Yotsukaido City, Japan, Calls On Super Cub 50s During Emergencies

On March 11, 2011, the Great Tohoku earthquake and tsunami rocked Japan’s eastern coast. In the Chiba Prefecture alone, the natural disaster struck 29 cities and 10 towns, killing 20 people and injuring more than 47,000 citizens in the process. Throughout the chaos, emergency responders struggled to serve nearby communities due to the traffic caused by the evacuating public.

Yotsukaido City quickly learned from the situation, however, establishing the Disaster Prevention Motorcycle Corps to respond to natural disaster victims in an expedient manner. The team consists of 10 dedicated members, with the squad captain and captain included among those ranks. The entire outfit rides Honda Super Cub 50 Pros equipped with top boxes, baskets, and windshields.

Disaster Prevention Motorcycle Corps - Roll Out

The rugged Super Cubs allow the responders to carry supplies to and away from the disaster site while remaining small enough to pick through congested streets. Yotsukaido City’s crisis management supervisor only dispatches the specialized corps when seismic activity measuring a magnitude of 5 or higher strikes the region. While an earthquake of that strength hasn’t hit the Chiba Prefecture since the 2011 disaster, the Disaster Prevention Motorcycle Corps remain vigilant.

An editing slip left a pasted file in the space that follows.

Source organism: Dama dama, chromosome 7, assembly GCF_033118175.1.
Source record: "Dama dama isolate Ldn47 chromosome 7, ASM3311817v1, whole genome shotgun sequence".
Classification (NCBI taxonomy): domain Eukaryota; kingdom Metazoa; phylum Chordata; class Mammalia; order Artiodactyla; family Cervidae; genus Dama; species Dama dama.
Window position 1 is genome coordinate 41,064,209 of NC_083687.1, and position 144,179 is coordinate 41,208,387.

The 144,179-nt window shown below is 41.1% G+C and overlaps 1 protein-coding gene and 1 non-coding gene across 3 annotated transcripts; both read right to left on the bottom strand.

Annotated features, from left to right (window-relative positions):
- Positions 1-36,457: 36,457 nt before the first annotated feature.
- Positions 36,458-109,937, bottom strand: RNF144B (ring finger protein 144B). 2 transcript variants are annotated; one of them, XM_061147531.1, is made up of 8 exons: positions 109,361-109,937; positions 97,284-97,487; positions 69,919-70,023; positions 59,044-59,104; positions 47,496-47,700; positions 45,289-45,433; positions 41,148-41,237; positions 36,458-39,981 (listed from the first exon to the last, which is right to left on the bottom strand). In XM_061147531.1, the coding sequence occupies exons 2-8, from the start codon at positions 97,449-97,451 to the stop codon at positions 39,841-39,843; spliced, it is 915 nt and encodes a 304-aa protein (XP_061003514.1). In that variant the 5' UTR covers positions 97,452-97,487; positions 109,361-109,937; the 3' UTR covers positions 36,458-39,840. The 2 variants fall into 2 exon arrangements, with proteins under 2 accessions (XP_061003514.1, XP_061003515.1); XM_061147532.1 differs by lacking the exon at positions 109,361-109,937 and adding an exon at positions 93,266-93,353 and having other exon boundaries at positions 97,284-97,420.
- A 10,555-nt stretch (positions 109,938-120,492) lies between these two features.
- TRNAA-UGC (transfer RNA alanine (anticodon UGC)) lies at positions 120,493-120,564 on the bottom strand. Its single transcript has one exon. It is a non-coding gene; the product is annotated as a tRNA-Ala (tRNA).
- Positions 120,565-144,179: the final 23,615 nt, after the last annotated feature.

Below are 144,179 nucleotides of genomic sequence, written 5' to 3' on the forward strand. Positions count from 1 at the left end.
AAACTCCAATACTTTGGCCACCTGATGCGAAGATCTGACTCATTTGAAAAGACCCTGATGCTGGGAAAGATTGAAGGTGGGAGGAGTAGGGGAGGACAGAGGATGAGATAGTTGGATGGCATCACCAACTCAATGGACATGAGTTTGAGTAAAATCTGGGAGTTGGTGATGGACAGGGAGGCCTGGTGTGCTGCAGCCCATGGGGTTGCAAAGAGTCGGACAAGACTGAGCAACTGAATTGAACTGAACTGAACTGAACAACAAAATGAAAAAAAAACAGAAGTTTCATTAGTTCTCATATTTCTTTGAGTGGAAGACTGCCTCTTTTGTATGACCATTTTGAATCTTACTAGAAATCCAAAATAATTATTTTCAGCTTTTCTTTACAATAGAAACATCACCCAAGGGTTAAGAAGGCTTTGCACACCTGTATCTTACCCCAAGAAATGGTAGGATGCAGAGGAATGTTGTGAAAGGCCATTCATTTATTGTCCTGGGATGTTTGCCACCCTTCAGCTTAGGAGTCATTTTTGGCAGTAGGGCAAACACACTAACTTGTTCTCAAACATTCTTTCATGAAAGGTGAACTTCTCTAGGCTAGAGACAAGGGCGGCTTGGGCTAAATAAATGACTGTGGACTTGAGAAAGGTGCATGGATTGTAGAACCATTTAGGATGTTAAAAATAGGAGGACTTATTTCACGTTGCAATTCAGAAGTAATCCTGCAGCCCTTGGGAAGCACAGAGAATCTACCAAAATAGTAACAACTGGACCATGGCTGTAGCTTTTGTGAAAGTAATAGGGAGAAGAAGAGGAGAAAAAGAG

To stay sharp, team members attend the seminars and riding skills courses supported by Yotsukaido City. However, the city doesn’t require special certificates or licenses for the Disaster Prevention Motorcycle Corps riders. As long as member regularly rides a motorcycle on a regular basis, they qualify for the role. Considering the Super Cub 50 Pro’s approachability and the need for first responders during a crisis, the membership requirements seem reasonable.

Depending on the situation, Yotsukaido City’s crisis management supervisor may send Corps riders to areas, so availability is key. Once dispatched, the team member rides to the affected area and relays information back to the crisis management supervisor via radio. If the airwaves are down, though, riders can resort to smartphones. Fortunately, Yotsukaido City hasn’t the 10-rider team just yet, but the Disaster Prevention Motorcycle Corps remains ready for the call.

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